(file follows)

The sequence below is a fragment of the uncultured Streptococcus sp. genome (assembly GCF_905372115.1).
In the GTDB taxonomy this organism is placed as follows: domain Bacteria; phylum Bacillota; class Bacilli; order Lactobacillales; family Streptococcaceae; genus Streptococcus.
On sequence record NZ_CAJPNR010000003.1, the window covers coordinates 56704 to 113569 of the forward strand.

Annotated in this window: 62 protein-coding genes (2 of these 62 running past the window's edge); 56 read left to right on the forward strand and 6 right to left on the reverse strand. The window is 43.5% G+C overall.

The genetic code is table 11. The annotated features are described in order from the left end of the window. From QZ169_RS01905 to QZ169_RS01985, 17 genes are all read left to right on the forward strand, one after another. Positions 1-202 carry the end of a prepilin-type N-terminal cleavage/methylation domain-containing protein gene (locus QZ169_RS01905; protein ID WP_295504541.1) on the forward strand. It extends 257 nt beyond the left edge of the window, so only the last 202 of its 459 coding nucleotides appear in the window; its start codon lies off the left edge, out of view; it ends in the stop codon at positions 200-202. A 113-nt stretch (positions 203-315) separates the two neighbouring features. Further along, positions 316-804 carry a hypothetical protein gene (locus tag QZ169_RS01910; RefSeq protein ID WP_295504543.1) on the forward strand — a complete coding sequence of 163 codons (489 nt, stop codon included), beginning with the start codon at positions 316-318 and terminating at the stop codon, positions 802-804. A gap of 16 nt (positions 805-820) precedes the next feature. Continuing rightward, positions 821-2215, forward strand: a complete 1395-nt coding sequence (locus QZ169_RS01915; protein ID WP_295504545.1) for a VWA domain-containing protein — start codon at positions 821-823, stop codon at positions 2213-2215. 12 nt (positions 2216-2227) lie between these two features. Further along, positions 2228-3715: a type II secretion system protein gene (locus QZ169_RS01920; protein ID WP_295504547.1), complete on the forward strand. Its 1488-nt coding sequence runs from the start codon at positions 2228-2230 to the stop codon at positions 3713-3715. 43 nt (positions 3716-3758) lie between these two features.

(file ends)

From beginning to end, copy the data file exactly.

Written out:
The sequence below is a fragment of the uncultured Streptococcus sp. genome (assembly GCF_905372115.1).
In the GTDB taxonomy this organism is placed as follows: domain Bacteria; phylum Bacillota; class Bacilli; order Lactobacillales; family Streptococcaceae; genus Streptococcus.
On sequence record NZ_CAJPNR010000003.1, the window covers coordinates 56704 to 113569 of the forward strand.

Annotated in this window: 62 protein-coding genes (2 of these 62 running past the window's edge); 56 read left to right on the forward strand and 6 right to left on the reverse strand. The window is 43.5% G+C overall.

The genetic code is table 11. The annotated features are described in order from the left end of the window. From QZ169_RS01905 to QZ169_RS01985, 17 genes are all read left to right on the forward strand, one after another. Positions 1-202 carry the end of a prepilin-type N-terminal cleavage/methylation domain-containing protein gene (locus QZ169_RS01905; protein ID WP_295504541.1) on the forward strand. It extends 257 nt beyond the left edge of the window, so only the last 202 of its 459 coding nucleotides appear in the window; its start codon lies off the left edge, out of view; it ends in the stop codon at positions 200-202. A 113-nt stretch (positions 203-315) separates the two neighbouring features. Further along, positions 316-804 carry a hypothetical protein gene (locus tag QZ169_RS01910; RefSeq protein ID WP_295504543.1) on the forward strand — a complete coding sequence of 163 codons (489 nt, stop codon included), beginning with the start codon at positions 316-318 and terminating at the stop codon, positions 802-804. A gap of 16 nt (positions 805-820) precedes the next feature. Continuing rightward, positions 821-2215, forward strand: a complete 1395-nt coding sequence (locus QZ169_RS01915; protein ID WP_295504545.1) for a VWA domain-containing protein — start codon at positions 821-823, stop codon at positions 2213-2215. 12 nt (positions 2216-2227) lie between these two features. Further along, positions 2228-3715: a type II secretion system protein gene (locus QZ169_RS01920; protein ID WP_295504547.1), complete on the forward strand. Its 1488-nt coding sequence runs from the start codon at positions 2228-2230 to the stop codon at positions 3713-3715. 43 nt (positions 3716-3758) lie between these two features.